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java.lang.Math class allows for the use of many common mathematical functions that can be used while creating programs.
Since it is in the
java.lang package, the
Math class need not be imported. However, in programs extensively utilizing these functions, a static import can be used.
There are two constants in the
Math class that are fairly accurate approximations of irrational mathematical numbers.
Math.E constant, or the base of natural logarithms, represents the value of e, the base of the natural logarithms, about 2.718282.
|Code section 3.20:
Math.PI constant represents the value of pi, the ratio of a circle's circumference to its diameter, about 3.14159265.
|Code section 3.21:
There are several methods in the
Math class that deal with exponential functions.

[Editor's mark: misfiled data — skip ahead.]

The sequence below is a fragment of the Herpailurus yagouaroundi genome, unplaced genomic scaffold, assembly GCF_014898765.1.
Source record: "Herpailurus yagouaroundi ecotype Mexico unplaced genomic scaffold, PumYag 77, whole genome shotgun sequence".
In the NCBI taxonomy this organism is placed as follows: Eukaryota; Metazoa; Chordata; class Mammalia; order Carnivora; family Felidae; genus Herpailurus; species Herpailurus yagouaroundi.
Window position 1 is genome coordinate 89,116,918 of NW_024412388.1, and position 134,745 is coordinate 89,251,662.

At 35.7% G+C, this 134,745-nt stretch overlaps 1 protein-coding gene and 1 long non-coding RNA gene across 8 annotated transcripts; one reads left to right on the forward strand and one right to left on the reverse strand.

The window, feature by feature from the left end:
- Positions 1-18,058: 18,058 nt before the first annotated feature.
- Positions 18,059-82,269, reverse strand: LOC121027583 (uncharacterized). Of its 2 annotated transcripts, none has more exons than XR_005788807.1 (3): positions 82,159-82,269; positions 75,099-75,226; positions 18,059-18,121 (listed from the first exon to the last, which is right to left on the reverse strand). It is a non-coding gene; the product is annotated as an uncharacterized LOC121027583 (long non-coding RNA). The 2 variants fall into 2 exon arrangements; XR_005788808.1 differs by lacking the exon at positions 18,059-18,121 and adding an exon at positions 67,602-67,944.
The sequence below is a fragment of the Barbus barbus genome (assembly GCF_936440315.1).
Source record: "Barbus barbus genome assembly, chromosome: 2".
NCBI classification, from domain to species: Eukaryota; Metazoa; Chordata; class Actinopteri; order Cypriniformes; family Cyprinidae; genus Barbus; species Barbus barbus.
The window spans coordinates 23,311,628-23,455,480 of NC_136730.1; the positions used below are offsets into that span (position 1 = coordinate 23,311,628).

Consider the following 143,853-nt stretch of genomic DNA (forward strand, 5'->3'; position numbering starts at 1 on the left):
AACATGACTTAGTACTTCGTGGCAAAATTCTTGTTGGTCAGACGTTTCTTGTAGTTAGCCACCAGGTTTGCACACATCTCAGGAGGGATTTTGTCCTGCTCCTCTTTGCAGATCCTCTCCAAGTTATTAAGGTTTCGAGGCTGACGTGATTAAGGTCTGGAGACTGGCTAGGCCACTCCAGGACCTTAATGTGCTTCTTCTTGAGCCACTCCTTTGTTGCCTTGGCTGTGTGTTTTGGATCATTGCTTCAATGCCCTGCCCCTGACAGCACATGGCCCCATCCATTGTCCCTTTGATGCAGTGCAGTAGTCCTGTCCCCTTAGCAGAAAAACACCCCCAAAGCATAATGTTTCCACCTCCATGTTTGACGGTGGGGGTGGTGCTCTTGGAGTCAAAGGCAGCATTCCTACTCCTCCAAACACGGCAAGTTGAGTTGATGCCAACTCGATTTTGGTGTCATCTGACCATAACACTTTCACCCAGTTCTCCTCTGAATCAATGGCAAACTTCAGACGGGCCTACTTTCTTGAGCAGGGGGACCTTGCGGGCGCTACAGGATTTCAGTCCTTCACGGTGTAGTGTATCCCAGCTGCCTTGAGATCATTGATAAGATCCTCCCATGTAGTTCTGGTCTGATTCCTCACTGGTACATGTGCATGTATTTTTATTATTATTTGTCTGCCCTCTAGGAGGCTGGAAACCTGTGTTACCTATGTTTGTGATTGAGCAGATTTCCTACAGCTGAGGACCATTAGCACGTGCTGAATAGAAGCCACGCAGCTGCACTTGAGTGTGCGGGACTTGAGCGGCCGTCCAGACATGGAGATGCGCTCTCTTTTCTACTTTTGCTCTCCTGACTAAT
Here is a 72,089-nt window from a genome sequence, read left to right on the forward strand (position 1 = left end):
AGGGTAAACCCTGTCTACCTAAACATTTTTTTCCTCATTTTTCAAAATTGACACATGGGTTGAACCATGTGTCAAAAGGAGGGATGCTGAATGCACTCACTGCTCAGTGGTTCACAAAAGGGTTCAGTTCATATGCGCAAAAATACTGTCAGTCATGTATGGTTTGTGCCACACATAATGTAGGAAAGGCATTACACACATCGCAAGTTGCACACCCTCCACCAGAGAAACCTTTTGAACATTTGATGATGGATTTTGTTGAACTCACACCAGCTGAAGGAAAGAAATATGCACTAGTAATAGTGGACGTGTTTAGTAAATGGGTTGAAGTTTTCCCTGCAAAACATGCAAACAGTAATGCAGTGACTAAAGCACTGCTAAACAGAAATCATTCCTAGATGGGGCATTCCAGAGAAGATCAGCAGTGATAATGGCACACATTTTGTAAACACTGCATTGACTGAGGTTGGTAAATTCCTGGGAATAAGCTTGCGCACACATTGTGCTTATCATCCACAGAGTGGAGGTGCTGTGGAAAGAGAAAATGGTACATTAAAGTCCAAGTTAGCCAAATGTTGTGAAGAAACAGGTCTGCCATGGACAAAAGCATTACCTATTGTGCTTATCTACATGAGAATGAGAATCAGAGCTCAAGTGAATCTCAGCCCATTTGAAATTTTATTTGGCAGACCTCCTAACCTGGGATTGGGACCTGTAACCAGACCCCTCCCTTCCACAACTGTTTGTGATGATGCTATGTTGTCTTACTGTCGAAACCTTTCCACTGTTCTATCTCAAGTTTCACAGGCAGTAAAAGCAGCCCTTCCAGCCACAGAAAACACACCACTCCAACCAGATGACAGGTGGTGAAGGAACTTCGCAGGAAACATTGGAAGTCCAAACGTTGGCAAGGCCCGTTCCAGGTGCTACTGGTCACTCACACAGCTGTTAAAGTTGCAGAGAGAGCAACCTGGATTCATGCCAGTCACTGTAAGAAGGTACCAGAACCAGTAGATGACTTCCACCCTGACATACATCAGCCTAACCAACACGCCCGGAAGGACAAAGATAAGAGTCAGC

method, a special case of
pow, returns e to the power of the parameter. In addition,
returns (ex - 1). Both of these methods are more accurate and convenient in these special cases.
Java has no general logarithm function; when needed this can be simulated using the change-of-base theorem.
Trigonometric and hyperbolic methodsEdit
The trigonometric methods of the
Math class allow users to easily deal with trigonometric functions in programs. All accept only
doubles. Please note that all values using these methods are initially passed and returned in radians, not degrees. However, conversions are possible.
The three main trigonometric methods are
Math.tan(x), which are used to find the sine, cosine, and tangent, respectively, of any given number. So, for example, a call to